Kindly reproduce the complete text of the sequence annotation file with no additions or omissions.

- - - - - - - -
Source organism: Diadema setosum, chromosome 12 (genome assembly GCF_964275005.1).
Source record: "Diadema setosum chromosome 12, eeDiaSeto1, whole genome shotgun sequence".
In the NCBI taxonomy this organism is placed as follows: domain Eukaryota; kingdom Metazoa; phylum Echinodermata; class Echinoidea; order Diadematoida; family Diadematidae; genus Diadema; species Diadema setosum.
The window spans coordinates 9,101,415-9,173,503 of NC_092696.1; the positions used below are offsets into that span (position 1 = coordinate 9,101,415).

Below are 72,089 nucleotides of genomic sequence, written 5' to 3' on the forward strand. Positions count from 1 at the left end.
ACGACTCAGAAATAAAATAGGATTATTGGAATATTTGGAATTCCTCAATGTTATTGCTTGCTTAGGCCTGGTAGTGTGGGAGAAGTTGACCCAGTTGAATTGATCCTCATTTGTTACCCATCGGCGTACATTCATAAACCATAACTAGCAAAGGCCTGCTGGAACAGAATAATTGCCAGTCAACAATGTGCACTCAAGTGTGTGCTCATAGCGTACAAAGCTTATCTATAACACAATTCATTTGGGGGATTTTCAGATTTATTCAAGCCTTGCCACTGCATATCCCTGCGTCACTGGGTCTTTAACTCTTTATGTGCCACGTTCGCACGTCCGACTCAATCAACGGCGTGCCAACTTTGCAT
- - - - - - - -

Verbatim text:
Source organism: Diadema setosum, chromosome 12 (genome assembly GCF_964275005.1).
Source record: "Diadema setosum chromosome 12, eeDiaSeto1, whole genome shotgun sequence".
In the NCBI taxonomy this organism is placed as follows: domain Eukaryota; kingdom Metazoa; phylum Echinodermata; class Echinoidea; order Diadematoida; family Diadematidae; genus Diadema; species Diadema setosum.
The window spans coordinates 9,101,415-9,173,503 of NC_092696.1; the positions used below are offsets into that span (position 1 = coordinate 9,101,415).

Below are 72,089 nucleotides of genomic sequence, written 5' to 3' on the forward strand. Positions count from 1 at the left end.
ACGACTCAGAAATAAAATAGGATTATTGGAATATTTGGAATTCCTCAATGTTATTGCTTGCTTAGGCCTGGTAGTGTGGGAGAAGTTGACCCAGTTGAATTGATCCTCATTTGTTACCCATCGGCGTACATTCATAAACCATAACTAGCAAAGGCCTGCTGGAACAGAATAATTGCCAGTCAACAATGTGCACTCAAGTGTGTGCTCATAGCGTACAAAGCTTATCTATAACACAATTCATTTGGGGGATTTTCAGATTTATTCAAGCCTTGCCACTGCATATCCCTGCGTCACTGGGTCTTTAACTCTTTATGTGCCACGTTCGCACGTCCGACTCAATCAACGGCGTGCCAACTTTGCAT